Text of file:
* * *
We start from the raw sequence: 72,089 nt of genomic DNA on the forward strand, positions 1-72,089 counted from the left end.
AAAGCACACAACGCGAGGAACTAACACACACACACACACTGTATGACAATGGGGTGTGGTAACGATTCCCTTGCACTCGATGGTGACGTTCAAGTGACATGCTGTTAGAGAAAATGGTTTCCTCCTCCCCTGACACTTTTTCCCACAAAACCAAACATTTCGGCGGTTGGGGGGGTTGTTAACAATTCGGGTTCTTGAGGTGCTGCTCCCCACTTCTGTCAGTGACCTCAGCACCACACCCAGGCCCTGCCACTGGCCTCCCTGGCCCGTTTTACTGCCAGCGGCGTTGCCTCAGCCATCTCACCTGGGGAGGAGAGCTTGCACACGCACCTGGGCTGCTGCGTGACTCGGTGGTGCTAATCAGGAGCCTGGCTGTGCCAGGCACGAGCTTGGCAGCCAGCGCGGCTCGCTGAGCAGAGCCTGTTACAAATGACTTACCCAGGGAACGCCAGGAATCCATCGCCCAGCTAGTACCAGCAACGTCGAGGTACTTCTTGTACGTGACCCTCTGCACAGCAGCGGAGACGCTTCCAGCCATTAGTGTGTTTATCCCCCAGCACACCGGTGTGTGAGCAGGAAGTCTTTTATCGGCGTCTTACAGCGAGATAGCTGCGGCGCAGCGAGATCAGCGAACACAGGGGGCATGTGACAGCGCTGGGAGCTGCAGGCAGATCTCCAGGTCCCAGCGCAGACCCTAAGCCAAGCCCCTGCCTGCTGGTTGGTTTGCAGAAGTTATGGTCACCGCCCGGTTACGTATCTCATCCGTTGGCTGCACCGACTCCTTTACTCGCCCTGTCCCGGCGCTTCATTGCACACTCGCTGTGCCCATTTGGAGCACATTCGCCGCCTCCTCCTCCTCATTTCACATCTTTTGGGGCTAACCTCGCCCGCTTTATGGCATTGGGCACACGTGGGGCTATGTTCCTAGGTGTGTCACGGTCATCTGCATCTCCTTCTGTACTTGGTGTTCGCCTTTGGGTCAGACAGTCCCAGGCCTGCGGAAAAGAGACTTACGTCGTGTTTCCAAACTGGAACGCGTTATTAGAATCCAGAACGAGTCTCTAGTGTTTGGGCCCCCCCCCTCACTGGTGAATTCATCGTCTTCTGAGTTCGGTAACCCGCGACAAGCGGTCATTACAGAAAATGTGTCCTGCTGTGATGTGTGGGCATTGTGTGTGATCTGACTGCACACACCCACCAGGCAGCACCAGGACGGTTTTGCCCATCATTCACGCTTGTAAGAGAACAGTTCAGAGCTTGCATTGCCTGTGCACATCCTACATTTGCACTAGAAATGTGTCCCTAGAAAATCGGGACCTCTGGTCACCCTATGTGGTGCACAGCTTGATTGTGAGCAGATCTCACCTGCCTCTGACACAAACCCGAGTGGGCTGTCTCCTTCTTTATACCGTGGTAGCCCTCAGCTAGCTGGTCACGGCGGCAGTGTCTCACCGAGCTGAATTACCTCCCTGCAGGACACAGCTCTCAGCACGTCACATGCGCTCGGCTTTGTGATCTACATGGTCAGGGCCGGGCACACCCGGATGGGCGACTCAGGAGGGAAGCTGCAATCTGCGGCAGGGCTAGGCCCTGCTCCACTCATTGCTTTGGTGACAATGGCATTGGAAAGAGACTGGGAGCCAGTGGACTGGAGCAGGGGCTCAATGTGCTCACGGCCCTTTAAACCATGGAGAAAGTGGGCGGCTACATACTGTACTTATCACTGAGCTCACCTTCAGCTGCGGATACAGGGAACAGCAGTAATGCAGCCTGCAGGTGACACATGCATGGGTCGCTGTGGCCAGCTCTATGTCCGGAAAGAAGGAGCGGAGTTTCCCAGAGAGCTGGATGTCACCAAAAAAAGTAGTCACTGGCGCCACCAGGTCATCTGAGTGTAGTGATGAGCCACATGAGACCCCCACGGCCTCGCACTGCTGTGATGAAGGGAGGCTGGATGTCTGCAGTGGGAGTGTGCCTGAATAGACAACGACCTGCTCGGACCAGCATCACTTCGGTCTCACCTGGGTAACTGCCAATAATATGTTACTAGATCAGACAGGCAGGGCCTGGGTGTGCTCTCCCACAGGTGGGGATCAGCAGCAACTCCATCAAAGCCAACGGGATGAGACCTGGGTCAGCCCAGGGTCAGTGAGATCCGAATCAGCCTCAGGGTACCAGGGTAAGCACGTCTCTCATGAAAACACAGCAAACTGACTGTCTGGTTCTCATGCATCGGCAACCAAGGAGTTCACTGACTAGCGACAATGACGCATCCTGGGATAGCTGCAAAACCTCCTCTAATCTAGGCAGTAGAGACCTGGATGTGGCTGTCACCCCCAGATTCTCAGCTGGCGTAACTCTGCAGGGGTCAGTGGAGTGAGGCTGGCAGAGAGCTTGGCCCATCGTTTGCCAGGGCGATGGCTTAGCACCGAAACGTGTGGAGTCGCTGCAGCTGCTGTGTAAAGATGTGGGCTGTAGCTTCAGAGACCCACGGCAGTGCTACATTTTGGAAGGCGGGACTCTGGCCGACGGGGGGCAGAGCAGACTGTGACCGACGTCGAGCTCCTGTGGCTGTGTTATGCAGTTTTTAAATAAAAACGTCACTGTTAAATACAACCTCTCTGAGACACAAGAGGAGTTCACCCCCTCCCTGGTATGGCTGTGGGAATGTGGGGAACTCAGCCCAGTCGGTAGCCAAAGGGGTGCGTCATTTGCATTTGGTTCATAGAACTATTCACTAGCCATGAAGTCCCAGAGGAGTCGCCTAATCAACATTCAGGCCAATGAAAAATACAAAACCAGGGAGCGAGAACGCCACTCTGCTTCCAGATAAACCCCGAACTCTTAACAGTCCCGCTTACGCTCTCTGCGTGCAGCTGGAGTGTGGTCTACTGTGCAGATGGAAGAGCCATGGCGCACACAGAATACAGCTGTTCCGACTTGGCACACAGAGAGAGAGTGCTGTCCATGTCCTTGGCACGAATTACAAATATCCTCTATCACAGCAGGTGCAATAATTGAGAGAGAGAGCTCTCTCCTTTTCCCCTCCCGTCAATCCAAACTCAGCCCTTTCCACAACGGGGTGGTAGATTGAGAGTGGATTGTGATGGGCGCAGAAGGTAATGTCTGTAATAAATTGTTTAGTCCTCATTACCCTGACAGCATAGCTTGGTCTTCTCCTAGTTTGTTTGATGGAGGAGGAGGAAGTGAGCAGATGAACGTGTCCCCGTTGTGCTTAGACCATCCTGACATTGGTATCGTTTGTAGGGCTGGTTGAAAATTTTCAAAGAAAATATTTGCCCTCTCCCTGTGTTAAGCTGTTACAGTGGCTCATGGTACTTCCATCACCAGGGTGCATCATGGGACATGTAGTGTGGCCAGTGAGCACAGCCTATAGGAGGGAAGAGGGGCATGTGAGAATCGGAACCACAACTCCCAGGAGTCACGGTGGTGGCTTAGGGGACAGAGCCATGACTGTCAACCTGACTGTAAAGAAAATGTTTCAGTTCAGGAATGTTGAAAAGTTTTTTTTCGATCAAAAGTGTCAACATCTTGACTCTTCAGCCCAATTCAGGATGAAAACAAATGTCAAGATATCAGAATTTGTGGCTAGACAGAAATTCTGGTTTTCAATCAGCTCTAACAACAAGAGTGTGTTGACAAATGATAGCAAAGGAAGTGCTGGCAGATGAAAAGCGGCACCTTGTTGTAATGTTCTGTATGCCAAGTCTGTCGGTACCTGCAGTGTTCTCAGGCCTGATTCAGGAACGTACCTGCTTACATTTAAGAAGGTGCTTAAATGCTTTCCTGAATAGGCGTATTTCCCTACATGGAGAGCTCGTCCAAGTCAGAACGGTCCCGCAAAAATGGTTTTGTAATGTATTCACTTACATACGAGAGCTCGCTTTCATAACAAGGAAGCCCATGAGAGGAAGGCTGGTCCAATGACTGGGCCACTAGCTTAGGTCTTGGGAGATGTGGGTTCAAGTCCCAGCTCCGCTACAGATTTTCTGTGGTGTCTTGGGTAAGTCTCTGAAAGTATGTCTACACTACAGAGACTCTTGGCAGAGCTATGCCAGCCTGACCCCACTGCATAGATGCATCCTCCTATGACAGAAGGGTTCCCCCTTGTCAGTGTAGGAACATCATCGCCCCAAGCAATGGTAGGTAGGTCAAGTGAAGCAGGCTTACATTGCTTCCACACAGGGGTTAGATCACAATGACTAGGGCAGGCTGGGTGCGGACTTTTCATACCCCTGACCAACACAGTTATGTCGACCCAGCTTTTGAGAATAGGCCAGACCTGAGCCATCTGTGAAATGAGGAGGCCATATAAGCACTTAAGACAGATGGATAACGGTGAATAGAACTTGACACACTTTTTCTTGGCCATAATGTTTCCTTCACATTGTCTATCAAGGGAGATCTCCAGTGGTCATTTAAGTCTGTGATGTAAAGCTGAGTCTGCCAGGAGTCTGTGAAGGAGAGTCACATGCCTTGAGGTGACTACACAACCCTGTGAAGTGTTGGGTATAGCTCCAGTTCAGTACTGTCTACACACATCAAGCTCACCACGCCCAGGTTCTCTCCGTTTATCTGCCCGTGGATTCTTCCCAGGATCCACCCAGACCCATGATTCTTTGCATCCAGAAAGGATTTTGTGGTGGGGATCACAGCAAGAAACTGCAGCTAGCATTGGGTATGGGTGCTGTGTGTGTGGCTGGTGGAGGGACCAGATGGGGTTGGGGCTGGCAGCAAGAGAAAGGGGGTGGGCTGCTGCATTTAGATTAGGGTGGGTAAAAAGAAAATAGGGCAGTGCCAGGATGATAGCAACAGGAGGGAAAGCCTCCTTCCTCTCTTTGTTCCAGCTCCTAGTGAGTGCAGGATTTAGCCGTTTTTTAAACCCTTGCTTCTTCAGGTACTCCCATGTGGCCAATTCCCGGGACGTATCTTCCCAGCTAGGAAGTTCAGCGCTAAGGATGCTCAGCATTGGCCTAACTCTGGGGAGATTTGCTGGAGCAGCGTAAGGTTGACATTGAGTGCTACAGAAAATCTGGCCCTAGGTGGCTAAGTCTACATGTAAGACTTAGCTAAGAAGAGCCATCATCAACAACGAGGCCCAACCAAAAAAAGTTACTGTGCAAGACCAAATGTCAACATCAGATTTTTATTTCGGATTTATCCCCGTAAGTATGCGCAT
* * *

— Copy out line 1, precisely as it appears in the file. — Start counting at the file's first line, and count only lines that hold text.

We start from the raw sequence: 72,089 nt of genomic DNA on the forward strand, positions 1-72,089 counted from the left end.